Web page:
But over time, two tweaks dramatically reshaped the system.
The first change to the fund came through a bill passed in 2001. It didn’t seem momentous at the time. At an April hearing for the measure, its author, then-state Rep. Robert Junell, said he was carrying the bill for then-Land Commissioner David Dewhurst, and it quickly sailed through the committee.
The thinking behind the legislation was simple. Until that point, the State Board of Education invested the funds in low-risk areas like stocks and bonds. But it could be producing more money for the state, a bill analysis suggested, if the land board itself could invest in assets like real estate.
When asked recently about the change, Dewhurst said it was a small step, and that the money involved was minor and tightly controlled. It was “a limited program in which we would identify and sell raw land which had no commercial or oil and gas potential and replace it with income-producing land, from oil and gas or other commercial uses,” he said. The point was to “benefit the school children.”
There was another component to the measure, included at lawmakers’ insistence, Dewhurst said. The biennium was marked by a particularly tight budget cycle and a provision in the state’s appropriations bill, buried on page 921, nodded to how a shortfall could be filled.
Upon enactment of the new law, it read, the General Land Office “shall sell state real property to be purchased by the Permanent School Fund in a minimum amount of $150 million,” with proceeds going into the state’s general revenue.
(Now a federal judge, Junell said he had no memory of the bill or its negotiations given how much time had passed. “Mr. Dewhurst was an excellent official and our committee was very good about going through issues, as was the Senate,” he said. “This is the first I’ve heard about any questions with this legislation since we passed it.”)
The second change to the fund came soon after.
Under the auspices of good business, the education board was given increasingly broad leeway in the early 2000s to diversify its investments. Once relegated to stocks and bonds, they expanded their portfolio, hired an investment manager, and began snapping up real estate investments.
By 2007, the Permanent School Fund had grown fat with returns. But Jerry Patterson, a former state lawmaker who served as land commissioner at the time, noted the amount being sent over to the Available School Fund had stayed relatively stagnant.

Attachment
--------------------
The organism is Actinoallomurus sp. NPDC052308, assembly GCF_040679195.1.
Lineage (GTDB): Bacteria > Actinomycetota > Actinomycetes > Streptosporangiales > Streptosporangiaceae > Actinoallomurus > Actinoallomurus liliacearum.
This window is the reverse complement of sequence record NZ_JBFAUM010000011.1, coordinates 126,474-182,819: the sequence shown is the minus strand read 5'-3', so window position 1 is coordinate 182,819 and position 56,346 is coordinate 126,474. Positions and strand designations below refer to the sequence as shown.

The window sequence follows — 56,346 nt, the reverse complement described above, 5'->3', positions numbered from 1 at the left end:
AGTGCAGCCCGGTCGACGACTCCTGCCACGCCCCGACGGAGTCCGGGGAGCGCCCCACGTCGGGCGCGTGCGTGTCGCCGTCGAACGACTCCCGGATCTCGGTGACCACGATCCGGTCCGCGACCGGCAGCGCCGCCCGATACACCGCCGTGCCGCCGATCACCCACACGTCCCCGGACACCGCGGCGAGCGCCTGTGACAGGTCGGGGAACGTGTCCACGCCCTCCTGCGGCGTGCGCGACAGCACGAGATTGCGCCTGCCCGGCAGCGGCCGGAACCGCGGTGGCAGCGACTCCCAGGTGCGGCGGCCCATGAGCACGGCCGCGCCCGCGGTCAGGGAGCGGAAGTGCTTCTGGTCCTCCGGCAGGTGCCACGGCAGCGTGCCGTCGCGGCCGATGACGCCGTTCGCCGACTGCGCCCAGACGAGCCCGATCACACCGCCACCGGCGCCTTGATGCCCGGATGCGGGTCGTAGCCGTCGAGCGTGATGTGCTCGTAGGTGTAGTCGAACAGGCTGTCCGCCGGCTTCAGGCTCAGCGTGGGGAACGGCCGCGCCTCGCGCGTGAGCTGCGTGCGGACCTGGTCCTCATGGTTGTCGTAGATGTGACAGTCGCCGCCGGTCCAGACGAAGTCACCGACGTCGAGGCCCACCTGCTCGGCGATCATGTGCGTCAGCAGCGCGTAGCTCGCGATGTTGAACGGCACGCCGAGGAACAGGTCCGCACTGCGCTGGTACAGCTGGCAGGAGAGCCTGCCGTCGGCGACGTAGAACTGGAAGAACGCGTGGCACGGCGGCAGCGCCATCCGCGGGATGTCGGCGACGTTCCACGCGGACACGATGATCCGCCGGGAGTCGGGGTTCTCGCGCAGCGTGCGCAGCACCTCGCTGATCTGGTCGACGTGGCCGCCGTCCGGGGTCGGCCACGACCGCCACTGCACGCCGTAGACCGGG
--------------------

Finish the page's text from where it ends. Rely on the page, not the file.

Why not let the land board transfer money directly to the Available School Fund? Patterson pitched the idea to lawmakers that year. It would be like a “bonus,” he said at a hearing — a supplement the Legislature could use for public education. The measure passed.
“I think the intent was to have flexibility,” said Trace Finley, who worked for Patterson in the Land Office. “That's why we have the ability to do both” — to distribute funding to the State Board to invest in their portfolio, or to give directly to the Available School Fund.
Changes next session
Now, redundancies have been built into the management structure of the fund, with both the education and land boards managing Permanent School Fund assets, paying fund managers, investing in real estate, and making payouts to the Available School Fund.
“If we consolidate the two pieces of the Permanent School Fund into one, we can put more money to work for the benefit of our school children,” Watson said at the hearing Wednesday, which focused only on the School Land Board.
As part of the sunset review process, he and other lawmakers proposed a battery of changes, including adding two members to the land board who would be nominated by the education board and selected by state leaders. He said more expansive measures would be considered during the legislative session that begins in January.
Erickson, the General Land Office spokesperson, said Bush opposes changes to the management of the fund, but believes it “requires prudent stewardship and oversight.” In a statement after Wednesday's hearing, Bush said the land board "remains committed to working with the [education board] to ensure we continue to act in the best interest of Texas public schools," and to working with lawmakers.
Bettencourt, the Houston lawmaker, said structural or organizational issues regarding the fund could be addressed by the Legislature. But he urged the land board to send money to the education board for the next biennium.
"If we get to Senate Finance Committee meetings, it won't be just Sen. Bettencourt and Sen. Watson complaining about it," he said. "That's my prediction."